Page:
Monday, May 14, 2018

Omega House offers quality hospice care for terminally ill, welcoming atmosphere and counseling for families

By Vanessa Dietz *

The sign outside Omega House in Houghton beckons people to visit the hospice. (Photos © and courtesy Vanessa Dietz)

HOUGHTON -- There’s a doorbell, but you don’t have to ring it at Omega House in Houghton. Through its figurative revolving door, the 24-7 hospice welcomes visitors, most of whom come to see their loved ones -- quite possibly for the last time.

Here's the main entrance of Omega House, located at 2211 Maureen Lane in Houghton.

Music plays in the background of the renovated house, where terminally ill patients are treated with compassion, respect and dignity by professional, volunteer and family caregivers.

"This is their home," said Omega House Executive Director Mike Lutz, who joined the staff as the first executive director in January 2016. Governed by an 18-member board, Omega House has been in operation since 2005.

"They’re all at different stages of dying," Lutz explained. "People come in all day long or any time (without) restriction. Those kinds of things enhance the quality of life."

The team at Omega House provides around-the-clock services to people who need more care than is available at home in the final phases of their lives.

Eight patient rooms sport private bathrooms, recliners, cable television, individual heating and cooling controls, ample seating for visitors, and large, low windows with a view of the surrounding gardens and trees so even those who are bedridden can take in the scenery. One of the rooms is set aside to provide temporary respite care for individuals recuperating from surgery, illness or hospitalization whose caregivers need a break for whatever reason.

In addition to staff office space and commercial laundry facilities, the house has a living room with a television, VCR, laptop computer and piano, as well as a quiet, meditation room, kitchen, and dining area, all of which are open to patients and their families. The house also has two specially designed bathrooms with walk- or wheel-in showers and whirlpool baths.

Omega House is beautiful inside and out, with an inviting  outdoor patio easily accessed through a side door. Comfortable wicker furniture beckons residents and visitors to enjoy the outdoors when the weather is nice.

Omega House Executive Director Michael Lutz enjoys the spring sunshine on the patio of the Houghton hospice.

The staff regularly perform housekeeping duties and prepare home-cooked meals that are served any time of the day or night to patients. Families are welcome to cook their own favorite dishes there as well.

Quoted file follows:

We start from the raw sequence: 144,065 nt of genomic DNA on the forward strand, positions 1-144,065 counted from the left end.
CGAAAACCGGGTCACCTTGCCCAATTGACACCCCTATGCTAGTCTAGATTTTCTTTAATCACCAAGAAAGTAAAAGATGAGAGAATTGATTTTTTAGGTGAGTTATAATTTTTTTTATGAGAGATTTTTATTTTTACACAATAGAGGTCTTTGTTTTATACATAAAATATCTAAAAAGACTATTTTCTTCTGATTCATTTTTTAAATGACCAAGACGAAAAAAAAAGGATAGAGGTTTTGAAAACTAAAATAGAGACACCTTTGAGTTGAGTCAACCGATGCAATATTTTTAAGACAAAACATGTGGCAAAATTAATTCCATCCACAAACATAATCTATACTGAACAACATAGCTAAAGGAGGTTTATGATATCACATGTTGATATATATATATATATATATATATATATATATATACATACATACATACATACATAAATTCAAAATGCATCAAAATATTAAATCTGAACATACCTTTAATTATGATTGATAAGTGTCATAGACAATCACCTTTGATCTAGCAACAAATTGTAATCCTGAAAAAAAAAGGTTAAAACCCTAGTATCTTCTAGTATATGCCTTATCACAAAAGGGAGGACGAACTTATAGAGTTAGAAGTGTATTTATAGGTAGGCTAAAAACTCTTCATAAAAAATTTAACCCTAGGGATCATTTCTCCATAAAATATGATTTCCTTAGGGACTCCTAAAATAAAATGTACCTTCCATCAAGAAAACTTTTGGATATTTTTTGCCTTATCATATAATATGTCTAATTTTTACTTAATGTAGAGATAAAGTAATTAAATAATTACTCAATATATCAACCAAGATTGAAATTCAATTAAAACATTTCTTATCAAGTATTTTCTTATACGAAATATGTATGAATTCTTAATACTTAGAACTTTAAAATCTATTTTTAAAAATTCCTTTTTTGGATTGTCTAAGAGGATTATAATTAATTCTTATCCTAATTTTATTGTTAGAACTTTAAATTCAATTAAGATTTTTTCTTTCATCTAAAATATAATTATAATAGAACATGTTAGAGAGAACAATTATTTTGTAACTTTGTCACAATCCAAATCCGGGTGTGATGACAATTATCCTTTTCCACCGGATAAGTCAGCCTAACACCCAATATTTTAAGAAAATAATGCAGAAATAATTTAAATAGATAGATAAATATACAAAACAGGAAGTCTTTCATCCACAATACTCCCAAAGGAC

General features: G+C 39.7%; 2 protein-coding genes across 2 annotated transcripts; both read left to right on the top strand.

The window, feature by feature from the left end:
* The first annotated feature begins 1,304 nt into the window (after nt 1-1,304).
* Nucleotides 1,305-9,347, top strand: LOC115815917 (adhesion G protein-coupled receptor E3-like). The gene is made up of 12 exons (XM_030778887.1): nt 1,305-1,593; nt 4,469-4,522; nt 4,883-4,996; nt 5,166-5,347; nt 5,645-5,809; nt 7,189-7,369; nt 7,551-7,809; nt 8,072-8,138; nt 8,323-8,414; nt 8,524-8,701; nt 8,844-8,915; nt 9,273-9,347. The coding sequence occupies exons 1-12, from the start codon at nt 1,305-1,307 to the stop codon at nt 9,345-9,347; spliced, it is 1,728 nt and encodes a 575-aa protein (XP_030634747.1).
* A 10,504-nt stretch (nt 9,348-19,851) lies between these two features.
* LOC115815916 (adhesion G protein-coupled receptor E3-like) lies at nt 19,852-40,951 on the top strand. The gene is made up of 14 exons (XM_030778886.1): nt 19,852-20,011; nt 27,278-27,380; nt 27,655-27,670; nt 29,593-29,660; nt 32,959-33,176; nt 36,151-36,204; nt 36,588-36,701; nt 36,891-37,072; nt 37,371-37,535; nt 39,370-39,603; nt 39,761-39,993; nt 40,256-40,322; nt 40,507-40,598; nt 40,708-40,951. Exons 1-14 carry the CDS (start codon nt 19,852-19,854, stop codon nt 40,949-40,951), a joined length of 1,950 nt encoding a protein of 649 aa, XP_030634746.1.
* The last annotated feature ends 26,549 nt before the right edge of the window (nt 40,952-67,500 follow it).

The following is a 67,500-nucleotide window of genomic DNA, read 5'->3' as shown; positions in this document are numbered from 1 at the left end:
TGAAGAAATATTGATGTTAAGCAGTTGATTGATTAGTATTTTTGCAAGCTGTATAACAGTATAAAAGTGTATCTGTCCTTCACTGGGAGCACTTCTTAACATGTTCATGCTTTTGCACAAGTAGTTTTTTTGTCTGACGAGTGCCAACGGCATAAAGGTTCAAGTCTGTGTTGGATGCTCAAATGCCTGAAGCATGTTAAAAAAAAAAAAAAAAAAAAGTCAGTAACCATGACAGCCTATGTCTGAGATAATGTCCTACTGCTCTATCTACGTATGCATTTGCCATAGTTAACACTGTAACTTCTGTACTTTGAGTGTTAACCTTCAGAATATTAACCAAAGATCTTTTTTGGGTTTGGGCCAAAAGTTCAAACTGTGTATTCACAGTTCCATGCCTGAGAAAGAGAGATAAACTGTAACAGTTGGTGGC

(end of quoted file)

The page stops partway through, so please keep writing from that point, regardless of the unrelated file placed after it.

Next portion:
"You eat when you want to eat," Lutz said. "We’re not that structured here. At home, we eat when we we’re hungry. We encourage families to come in and use our stove. We want our residents to be comfortable."

While the numbers vary, Lutz said an overall average of 5.5 residents stay about 10 days. The house has had around 500 residents, with about 40 new patients coming through the door each year.

"I’d like to see people come to Omega House earlier," he said, because it would allow caregivers to work with patients and families longer to help them all more fully prepare for their loved one’s death. That’s a family choice. Some spend a year here. This year we’re training for a record year. As baby boomers start aging, we may need to add rooms. This is an elderly area."

The Copper Country’s aging population is expected to drive the need for hospice services in the western Upper Peninsula.

Addressing each family's physical, emotional, spiritual, psychological and social needs, caregivers help control pain and symptoms so residents can live each day more comfortably.

Generous community support enables Omega House to care for people with limited insurance and finances. No one is turned away from Omega House due to lack of financial resources.

Covered by Medicare, Medicaid and most private insurances, fees are based on a sliding scale. Residents are charged a daily rate from $30 to $260 per day, depending on their insurance coverage and financial resources. Lutz said the average cost is $120.